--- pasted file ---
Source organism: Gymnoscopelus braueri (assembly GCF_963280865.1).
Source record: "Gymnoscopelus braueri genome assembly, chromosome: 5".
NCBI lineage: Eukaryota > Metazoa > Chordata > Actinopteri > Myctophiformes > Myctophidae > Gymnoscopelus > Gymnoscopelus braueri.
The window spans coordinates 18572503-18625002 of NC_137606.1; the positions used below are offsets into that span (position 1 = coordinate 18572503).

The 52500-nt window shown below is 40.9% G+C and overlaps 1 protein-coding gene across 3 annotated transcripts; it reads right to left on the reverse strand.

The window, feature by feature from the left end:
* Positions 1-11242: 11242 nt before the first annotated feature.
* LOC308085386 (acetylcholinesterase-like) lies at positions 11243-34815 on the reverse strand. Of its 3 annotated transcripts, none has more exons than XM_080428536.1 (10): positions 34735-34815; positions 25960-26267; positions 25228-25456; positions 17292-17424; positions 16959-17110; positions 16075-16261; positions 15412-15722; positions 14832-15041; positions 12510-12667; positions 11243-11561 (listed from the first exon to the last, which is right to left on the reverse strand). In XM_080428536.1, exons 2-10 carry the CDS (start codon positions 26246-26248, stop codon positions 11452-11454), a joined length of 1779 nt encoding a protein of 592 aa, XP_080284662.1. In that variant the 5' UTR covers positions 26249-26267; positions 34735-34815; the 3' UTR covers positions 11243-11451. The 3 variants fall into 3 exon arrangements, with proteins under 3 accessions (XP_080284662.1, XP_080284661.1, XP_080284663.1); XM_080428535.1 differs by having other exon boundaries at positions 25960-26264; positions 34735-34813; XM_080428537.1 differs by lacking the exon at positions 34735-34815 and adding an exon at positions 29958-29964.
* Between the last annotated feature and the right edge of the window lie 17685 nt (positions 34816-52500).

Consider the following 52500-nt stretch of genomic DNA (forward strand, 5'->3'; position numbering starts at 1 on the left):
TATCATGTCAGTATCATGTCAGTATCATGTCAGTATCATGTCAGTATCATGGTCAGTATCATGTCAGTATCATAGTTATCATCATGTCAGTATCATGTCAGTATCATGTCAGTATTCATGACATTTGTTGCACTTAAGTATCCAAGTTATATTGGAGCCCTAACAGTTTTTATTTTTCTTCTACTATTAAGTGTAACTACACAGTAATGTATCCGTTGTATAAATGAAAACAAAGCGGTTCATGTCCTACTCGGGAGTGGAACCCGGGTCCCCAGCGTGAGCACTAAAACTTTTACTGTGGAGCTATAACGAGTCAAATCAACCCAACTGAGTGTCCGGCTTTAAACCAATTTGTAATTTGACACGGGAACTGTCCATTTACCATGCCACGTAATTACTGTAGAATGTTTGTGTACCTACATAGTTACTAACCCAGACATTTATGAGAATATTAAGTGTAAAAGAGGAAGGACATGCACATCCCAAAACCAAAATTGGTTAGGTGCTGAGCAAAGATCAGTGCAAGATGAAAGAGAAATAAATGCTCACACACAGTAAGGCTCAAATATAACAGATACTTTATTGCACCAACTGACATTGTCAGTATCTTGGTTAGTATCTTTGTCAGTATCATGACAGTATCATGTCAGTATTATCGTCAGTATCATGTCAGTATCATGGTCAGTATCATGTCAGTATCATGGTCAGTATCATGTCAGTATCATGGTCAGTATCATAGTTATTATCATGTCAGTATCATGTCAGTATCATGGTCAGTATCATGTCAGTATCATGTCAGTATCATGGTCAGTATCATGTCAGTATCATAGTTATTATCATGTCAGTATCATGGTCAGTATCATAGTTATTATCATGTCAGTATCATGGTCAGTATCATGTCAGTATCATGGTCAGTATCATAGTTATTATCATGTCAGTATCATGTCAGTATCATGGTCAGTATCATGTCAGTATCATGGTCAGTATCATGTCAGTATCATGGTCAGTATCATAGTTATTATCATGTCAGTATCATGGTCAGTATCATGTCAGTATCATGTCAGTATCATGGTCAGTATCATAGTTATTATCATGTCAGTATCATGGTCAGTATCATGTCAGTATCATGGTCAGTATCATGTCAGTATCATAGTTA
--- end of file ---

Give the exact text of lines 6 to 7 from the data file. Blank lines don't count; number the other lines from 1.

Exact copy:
The window, feature by feature from the left end:
* Positions 1-11242: 11242 nt before the first annotated feature.